Our first Monarch has hatched!  So this is the caterpillar that was first pictured on June 21.  It made it's chrysalis on July 3 and hatched shortly after 1 PM July 15th.  Below are some of the pictures I took while in the Chrysalis.  Notice how in the first picture the case is a beautiful green color.  As the butterfly develops, the wings become visible, until the Chrysalis is a perfect clear showcase for the emerging butterfly.  It will hang on the chrysalis for several hours before it is ready to be on it's way later this evening...so more posts and video to come!

Friday, July 8, 2016

Where are the Monarchs?

I have had many friends and fellow Butterfly enthusiasts asking "where are the Monarchs?  I haven't seen any!"  This is why its so important to spread the word about ways to save this butterfly!
The simple answer is that the population has been so severely decreased in the past few years its not your imagination...there are not as many butterflies as there were 10, 15 years ago!  Some factors are out of our control.  Storms, and overforesting  in over winter sites in Mexico have depleted the only know habitat for the Monarchs during cold northern months.  So obviously the fewer Monarchs that make it through the winter the fewer there are to come back in the spring, which also means that there are fewer Monarchs to rebuild the population in the few short months they spend here in Minnesota.  But don't give up my Monarch friends!!  I have seen 2 monarchs this week in my Milkweeds.  I have last weeks chrysalis that will hatch next week, AND I found my first egg on Wednesday. So keep watching for them!!  As this new generation hatches, and reproduces you WILL see more butterflies in the coming weeks!  I continued to find caterpillars until beginning of October last year.  Those late season butterflies  (August, Sept) are the ones that will migrate back to Mexico, so they need to survive!  Spread the word! Encourage friends, neighbors, city officials, strangers you meet on the street to plant and protect milkweeds.  Watch for caterpillars and try to ensure their survival.  Avoid using pesticides as much as possible. If you want to learn more about raising caterpillars theres lots of information online.  U of Mn Monarch Lab, Monarchwatch.org, and journey north are all credible websites with much useful information about protecting our pollinators.
Stay vigilant friends and Save the Monarchs!!!!

Monday, July 4, 2016

Final Transformation Caterpillar to Chrysalis July 3, 2016

Our Caterpillar began his transformation sometime early on Sunday July 3.  As you can see at the beginning of this video it hangs in the shape of a "J" for several hours preparing to become a Chrysalis.  (FYI a butterfly forms a Chrysalis, a Moth forms a Cocoon.  Many people confuse the two terms.)
This Video is about 3 hours of time lapse compressed to about 30 seconds with the finale being the finished Chrysalis.  As you can see once it begins to spin the Chrysalis it doesn't take long.

Saturday, July 2, 2016

Ready to Chrysalis July 2

In a few day's our caterpillar will begin it's final transformation from Caterpillar to Chrysalis to Monarch.  The amount of growing this caterpillar has done in just about 2 weeks is incredible!  My next post will be of the beautiful green chrysalis that will be it's home for about another week or so.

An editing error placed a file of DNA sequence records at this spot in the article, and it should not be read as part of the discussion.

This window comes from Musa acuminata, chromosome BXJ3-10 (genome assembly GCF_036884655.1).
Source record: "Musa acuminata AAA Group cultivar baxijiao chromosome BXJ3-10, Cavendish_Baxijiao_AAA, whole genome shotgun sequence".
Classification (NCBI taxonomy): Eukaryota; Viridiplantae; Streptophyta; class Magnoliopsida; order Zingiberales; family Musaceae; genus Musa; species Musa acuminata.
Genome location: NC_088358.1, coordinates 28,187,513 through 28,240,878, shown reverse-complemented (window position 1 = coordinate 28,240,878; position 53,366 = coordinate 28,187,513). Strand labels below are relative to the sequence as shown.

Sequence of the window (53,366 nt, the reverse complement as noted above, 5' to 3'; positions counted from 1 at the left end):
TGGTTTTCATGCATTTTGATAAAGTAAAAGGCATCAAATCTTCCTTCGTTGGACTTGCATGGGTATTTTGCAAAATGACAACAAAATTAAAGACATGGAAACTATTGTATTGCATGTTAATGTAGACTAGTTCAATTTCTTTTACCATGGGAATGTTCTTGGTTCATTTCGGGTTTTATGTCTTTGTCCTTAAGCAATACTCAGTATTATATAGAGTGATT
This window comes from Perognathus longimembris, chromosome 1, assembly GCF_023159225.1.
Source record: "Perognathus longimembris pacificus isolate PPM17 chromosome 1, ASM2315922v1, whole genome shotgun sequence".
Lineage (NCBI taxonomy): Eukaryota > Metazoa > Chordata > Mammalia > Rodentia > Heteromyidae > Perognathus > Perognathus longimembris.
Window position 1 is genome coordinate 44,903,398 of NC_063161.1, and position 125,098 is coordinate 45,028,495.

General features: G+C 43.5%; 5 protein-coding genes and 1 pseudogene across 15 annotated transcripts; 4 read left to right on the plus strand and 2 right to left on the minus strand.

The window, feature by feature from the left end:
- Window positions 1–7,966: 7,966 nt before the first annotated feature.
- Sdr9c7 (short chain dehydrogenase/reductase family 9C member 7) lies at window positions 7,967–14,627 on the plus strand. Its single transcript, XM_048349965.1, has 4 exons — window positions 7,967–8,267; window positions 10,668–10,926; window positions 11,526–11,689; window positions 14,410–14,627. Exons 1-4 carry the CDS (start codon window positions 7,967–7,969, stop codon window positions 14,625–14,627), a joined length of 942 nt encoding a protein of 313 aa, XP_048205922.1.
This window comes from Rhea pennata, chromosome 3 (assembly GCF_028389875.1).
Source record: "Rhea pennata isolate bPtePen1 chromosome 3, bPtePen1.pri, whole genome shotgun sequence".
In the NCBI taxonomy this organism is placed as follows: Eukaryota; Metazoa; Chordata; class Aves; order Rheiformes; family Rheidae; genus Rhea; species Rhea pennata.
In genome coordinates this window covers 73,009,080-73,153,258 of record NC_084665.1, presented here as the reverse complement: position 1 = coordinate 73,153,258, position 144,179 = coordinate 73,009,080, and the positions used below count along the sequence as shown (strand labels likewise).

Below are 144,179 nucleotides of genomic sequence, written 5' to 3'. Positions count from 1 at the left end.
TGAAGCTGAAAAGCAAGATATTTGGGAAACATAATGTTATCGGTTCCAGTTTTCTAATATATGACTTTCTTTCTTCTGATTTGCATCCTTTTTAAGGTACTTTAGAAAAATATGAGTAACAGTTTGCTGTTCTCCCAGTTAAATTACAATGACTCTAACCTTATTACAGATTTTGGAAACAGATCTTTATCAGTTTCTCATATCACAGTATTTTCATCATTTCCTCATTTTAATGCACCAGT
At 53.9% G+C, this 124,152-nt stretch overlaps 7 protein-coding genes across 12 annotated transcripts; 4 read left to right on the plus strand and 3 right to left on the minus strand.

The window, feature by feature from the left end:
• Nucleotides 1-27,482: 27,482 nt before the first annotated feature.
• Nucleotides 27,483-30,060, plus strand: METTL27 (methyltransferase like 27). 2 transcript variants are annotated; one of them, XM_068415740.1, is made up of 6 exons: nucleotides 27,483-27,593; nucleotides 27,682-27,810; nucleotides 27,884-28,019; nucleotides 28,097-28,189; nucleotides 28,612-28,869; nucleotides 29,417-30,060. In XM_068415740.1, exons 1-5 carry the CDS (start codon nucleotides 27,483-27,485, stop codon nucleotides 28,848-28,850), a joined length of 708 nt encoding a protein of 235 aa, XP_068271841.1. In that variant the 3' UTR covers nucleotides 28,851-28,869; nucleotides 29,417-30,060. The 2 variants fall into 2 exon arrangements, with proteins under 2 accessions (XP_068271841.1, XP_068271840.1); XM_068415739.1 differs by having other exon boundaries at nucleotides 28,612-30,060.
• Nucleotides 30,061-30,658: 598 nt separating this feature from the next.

Below are the 3 caterpillar pics for comparison

Tuesday, June 28, 2016

Week 2 Caterpillar

Its been 1 week since last post of my baby caterpillar.  Below is the picture showing how much our baby has grown in 1 week.  Notice the black trail behind it?  that is the skin that it molted out of.  The periods between molting (shedding of skin) is called instars.  The caterpillar goes through 5 instar stages before it makes a chrysalis

Wednesday, June 22, 2016

First Caterpillar of the season June 21, 2016

Photo below shows a Milkweed leaf where an egg has hatched, and the tiny caterpillar has eaten the egg, and spots on the surrounding leaf.  If you are able to find a milkweed leaf with these tiny holes there is likely a tiny caterpillar nearby.  As you can see they are very small in their first few days of life.  As they grow, and eat more and more, they become bigger and bigger and are easier to spot, but many do not last that long.  They are eaten by beetles, or even other caterpillars.  Most eggs simply do not make it to adulthood.

Monday, June 20, 2016

Common Milkweeds

Here are some photos of Milkweeds in my garden.  Female Monarchs typically lay eggs on the underside of the leaves.  When the caterpillar emerges it eats the egg, then begins to feast on the tender Milkweed leaves.  Tiny caterpillars are often found on the underside of the leaves, as the caterpillar gets larger it may be found anywhere in the garden, however the caterpillar ONLY feeds on Milkweed. (there are several varieties of Milkweed depending on location)  These are most common Milkweeds in northern US.

Common Milkweed

Milkweeds in butterfly garden

Saturday, June 18, 2016

I am the Monarch Lady.  Self proclaimed watcher, supporter and spokesperson for all things Monarch.  My yard is full of Milkweeds, and butterfly friendly plants.  I look for butterflies, caterpillars and eggs in my garden on a regular basis.  So far (June 18, 2016)  I have possibly seen one Monarch fly by, but not stop long enough for me to even identify it as a Monarch.

I am very concerned about environmental effects on our pollinators!  We ALL need to become involved and learn how to save Monarchs and Bees before they disappear forever!

I would like to share my knowledge of raising Monarch butterflies from egg to caterpillar to adult butterfly with all who will indulge me, and I will post photos from my own experiences.

My family recently visited the Piedra Herrada Monarch reserve in the Mountains west of Mexico city and saw one of the overwinter sites for our Northern Monarchs.  It was a life changing event for me!  It was like being in a snowglobe of Monarchs.  Something I will never forget and it renewed by determination to educate anyone who will listen to me about saving these beautiful butterflies!

Piedra Herrada Monarch reserve